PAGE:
Bring a caluculator with you to these market experiment sessions!!

I will post the results from our experiments in this BB. Evaluate the results by yourselves before you come to the next session.

Reading Requirements

Market Experiments: The Feel of Market Forces & The Roles of Governments

**Prof. Otsubo's Materials for Market Experiments (to be distributed in the class).

**Joseph E. Stiglitz, Principles of Micro-Econonmics, 2nd ed., W.W. Norton & Co., 1997 (Or any other edition).
Read Chapter 7: The Public Sector, (This short chapter will be distributed in the class.)

*Joseph E. Stiglitz, Economics of the Public Sector, 3rd ed., W.W. Norton & Co., 2000.
Read Chapter 1: The Public Sector in a Mixed Economy, and
Skim through Chapter 2: The Public Sector in the United States .
Read Chapter 3: Market Efficiency, Chapter 4: Market Failures, and Chapter 6: Public Goods.

For those who are interested in Experimental Economics:
(A)Daniel Friedman and Shyam Sunder, Experimental Methods: A Primer for Economists, Cambridge University Press, 1994.
(A)川越、内木、森、秋永 訳、「実験経済学の原理と方法」、同文館、1999)

Market vs. Government Control in Economic Development: Building Instituions for Development Coordination

**Economic Development, 10th (or 9th) ed.
Chapter 11: Development Policymaking and the Roles of Market, State, and Civil Society.


**Economics of Development, 6th ed.
Chapter 5: States and Markets.

**Development as Freedom.
Read Chapter 5: Markets, State and Social Opportunity.

*Yoichiro Ishihara, "Economic Governance and Economic Performacne in Developing Countrires," Forum of International Development Studies, Vol. 19 (Oct, 2001)
Excertpts will be distuributed in the class.
Download and read the full paper!

*Leading Issues in Economic Development, 8th ed., Chapter IX.
*Leading Issues in Economic Development, 6th ed.
Read Chapters X: Markets, Government, and Policy, VII.B: Promoting Industrialization, and VII.D: Privatization.
[For the 6th ed., Japanese Version is available as 「国際開発経済学入門」]

*World Bank, World Development Report 2002Builidng Instituions for Markets, 2002.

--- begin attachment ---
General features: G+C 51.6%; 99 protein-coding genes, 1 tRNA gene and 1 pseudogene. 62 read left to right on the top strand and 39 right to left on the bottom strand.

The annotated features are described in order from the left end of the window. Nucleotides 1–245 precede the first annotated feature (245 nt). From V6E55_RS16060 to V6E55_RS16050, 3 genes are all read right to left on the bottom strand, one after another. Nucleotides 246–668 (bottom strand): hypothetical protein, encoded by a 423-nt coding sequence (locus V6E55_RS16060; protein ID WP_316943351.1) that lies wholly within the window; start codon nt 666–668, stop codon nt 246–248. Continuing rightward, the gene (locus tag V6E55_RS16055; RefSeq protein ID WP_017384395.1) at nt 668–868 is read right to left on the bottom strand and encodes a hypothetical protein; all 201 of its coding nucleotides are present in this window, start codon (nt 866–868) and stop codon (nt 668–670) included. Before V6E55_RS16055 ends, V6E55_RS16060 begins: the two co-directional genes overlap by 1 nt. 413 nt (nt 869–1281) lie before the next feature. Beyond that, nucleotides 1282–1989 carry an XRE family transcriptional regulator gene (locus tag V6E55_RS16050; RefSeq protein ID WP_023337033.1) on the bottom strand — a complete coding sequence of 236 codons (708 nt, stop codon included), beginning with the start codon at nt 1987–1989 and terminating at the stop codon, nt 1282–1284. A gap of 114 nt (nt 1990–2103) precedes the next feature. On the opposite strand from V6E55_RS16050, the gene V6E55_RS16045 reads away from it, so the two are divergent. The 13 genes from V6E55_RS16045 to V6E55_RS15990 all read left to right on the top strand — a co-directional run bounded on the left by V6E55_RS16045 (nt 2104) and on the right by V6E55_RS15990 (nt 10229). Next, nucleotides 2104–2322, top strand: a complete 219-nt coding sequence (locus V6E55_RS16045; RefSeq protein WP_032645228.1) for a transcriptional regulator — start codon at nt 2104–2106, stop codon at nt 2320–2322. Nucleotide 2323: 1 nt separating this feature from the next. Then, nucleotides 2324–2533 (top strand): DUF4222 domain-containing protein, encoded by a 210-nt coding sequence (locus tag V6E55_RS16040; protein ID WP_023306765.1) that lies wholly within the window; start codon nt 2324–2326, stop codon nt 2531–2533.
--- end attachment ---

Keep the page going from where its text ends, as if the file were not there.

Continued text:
May 31 Victor would like to share the followoing breifing paper by ODI with other participants of the class.

Pro-Poor Growth and Development, ODI Briefing Paper, 33

Taka a look at it!

May 11 May-June Lectures: Growth Theories & Structural Models

Starting on May 18/25, we will deal with Growth Theories/Models. You are supposed to work on the required readings (**) in
Economic Growth Models and Theories: Growth Theories, Income Convergence?, Determinants of Growth, and Agriculture vs. Industry (Rural vs. Urban Sectors) section of the reading list by the end of the second week of June.

May 18, 25 Lectures:
Stages of Development, Balanced vs. Unbalanced Growth Models, Dependency Theory
Basic Growth Model + Harrod-Domar Growth Model

**Robert J. Barro, Determinants of Economic Growth: A Cross-Country Empirical Study, MIT Press, 1997.
Read Chapter 1: Economic Growth and Convergence.

***Economic Development, 10th (or 9th) ed., Chapter 3.

June 1 Lecture:
HD Growth Model, Neo-Classical Growth Model

***Economic Development, 10th (or 9th) ed., Chapter 3.

June 8 Lecture:
Endogenous Growth Model + Two-Sector Model (+Rural-Urban Migration Model)

**Economic Development, 10th (or 9th) ed., Chapter 4.

**Economic Development, 9th ed., Chapter 7.
'Migration and Development' (**) and 'Toward an Economic Therory of Rural-Urban Migration' (**)) for the Migration Model. (*) for other sections.

For ** and * items, refer to the online course syllabus.


Students in Rural/Regional Development Program should also read:

**Economic Development, 10th (or 9th) ed.,

Chapter 7: Urbanization and Rural-Urban Migration (remaining sections), AND